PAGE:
ABELARDO MORELL’S UNIVERSE NEXT DOOR AT HIGH MUSEUM OF ART – ATLANTA
Review by Labeauratoire US Correspondent Karen Nurenberg Rothstein
The photography exhibition, “The Universe Next Door” is now on view at The High Museum of Art in Atlanta, Georgia through May 18, 2014. It includes more than 100 works that span Abelardo Morell’s career from 1986 through the present-time.
Abelardo Morell was born in Havana, Cuba in 1948. He fled with his family in 1962, but before he left Cuba he saw many atrocities. His life was turned upside down by the things he lived through. These events have given him a great sense of depth and feeling which he has used in his work as a photographer. Morell is especially known for his work with the camera obscura, but he got his early inspiration from great masters of street photography such as Robert Frank and Henri Cartier-Bresson. Bresson was an early adopter of the 35mm format camera, which Abelardo used primarily for some time, but with the birth of his children, he left the light weight 35mm camera and went to a heavier, large format model. He began to experience things in a different way after his children were born, and he used the large format camera to express that new found depth of meaning with contrasting light and dark expression in his work.
Unlike many other photographers, Morell doesn’t limit himself to one photographic style. There are several different visual avenues he explores, giving this exhibition a dynamic variety.
Abelardo Morell shows us that you are never to old to experience things with the enthusiasm of a child. His children opened his eyes, allowing him to visualize things with a simplicity and wonderment, to go beyond what is plainly visible and to genuinely see and photograph the world in a different way. His work is indeed a magical mix between realism, surrealism and simplicity. Consider his photograph of a pencil. It is simply a pencil, but the morning shadows transform it into a magical tower.
One of the key images included in this exhibit shows the shadow of the artist’s house on the ground. A door, windows, and a fence have been drawn into the image, and his children pose, showing what might be going on inside or within. Reality merges with imaginary.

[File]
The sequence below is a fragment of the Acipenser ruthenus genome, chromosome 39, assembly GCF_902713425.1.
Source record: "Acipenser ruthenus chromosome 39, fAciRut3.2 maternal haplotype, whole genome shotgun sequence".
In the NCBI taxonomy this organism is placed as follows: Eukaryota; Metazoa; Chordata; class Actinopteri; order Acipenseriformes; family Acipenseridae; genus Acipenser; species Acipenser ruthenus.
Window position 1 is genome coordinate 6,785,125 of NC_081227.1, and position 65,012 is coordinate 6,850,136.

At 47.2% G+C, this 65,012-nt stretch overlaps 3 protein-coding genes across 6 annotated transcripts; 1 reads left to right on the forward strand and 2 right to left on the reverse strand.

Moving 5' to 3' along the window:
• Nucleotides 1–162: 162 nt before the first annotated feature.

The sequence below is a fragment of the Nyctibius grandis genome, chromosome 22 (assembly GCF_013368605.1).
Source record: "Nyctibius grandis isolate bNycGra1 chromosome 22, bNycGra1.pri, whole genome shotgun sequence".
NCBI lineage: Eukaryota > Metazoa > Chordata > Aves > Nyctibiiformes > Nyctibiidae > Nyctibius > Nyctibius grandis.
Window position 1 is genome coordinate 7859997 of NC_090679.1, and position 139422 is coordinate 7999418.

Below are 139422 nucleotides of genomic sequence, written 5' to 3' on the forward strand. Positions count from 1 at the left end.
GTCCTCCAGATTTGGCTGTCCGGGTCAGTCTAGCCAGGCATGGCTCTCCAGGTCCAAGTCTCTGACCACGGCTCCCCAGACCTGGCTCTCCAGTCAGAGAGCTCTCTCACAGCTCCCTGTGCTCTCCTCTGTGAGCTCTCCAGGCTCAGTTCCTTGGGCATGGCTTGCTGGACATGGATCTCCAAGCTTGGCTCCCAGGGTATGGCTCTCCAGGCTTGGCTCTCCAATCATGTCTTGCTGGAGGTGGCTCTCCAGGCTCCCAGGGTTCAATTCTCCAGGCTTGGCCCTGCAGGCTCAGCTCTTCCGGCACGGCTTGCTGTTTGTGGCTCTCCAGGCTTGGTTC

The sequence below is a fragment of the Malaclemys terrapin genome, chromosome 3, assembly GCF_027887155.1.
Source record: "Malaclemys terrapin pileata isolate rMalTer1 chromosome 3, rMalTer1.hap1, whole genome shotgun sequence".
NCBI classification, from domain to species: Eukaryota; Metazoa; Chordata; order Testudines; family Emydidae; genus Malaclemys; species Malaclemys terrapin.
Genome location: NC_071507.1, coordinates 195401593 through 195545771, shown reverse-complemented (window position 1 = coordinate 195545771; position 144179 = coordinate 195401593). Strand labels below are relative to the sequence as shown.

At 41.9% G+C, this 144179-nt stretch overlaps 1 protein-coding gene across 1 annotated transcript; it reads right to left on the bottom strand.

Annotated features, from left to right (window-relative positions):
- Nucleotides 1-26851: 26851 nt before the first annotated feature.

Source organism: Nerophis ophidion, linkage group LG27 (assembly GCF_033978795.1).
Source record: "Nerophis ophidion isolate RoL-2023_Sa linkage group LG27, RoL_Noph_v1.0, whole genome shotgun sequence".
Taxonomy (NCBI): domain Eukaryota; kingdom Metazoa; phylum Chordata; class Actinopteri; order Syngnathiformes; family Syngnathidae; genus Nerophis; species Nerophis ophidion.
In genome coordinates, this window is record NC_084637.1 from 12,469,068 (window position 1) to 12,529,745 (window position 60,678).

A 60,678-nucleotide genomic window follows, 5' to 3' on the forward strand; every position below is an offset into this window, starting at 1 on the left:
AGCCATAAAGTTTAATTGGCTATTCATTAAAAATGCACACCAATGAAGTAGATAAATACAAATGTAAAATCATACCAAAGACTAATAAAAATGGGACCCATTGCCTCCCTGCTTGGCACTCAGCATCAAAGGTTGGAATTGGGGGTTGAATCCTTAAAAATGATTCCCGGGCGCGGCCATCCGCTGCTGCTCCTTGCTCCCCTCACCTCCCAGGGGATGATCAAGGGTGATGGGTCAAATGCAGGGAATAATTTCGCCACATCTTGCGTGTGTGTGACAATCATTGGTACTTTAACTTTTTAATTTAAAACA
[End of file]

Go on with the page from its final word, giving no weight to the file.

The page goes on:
In “Still Life with Wine Glass”, which is a photogram, Morell has positioned the objects as a still-life. But with his artful magic and the use of water and glass, the result is surreal. The perspective is distorted, forcing the viewer to focus on the objects he has brought to the foreground.
Morell also has a great talent for showing excitement. He is able to capture the unique behaviors and properties of motion, and several photographs in this exhibit are good examples of this talent. The “Motion Study-Hammer” gives the illusion that a hammer is coming down to hit the nail on the head, but in reality it is three impressions of a hammer in lead.
The Camera Obscura (Latin for “dark room”) was one of the earliest methods of projecting an image. This was achieved by opening a small hole to allow light from the outside to penetrate into a darkened room. This technique would cast a faint, upside-down image of the outside scene onto the inside wall. This process helped early master artists such as Vermeer and dates back to the 10th century or perhaps even farther.
In 1991, Morell started bringing the outside world inside with his use of the camera obscura. At home with his family was where he felt the most inspired, so he started blackening rooms of his house and, with his large format camera on a tripod, he set out to make the most enchanting and exciting photographs he had done in his life.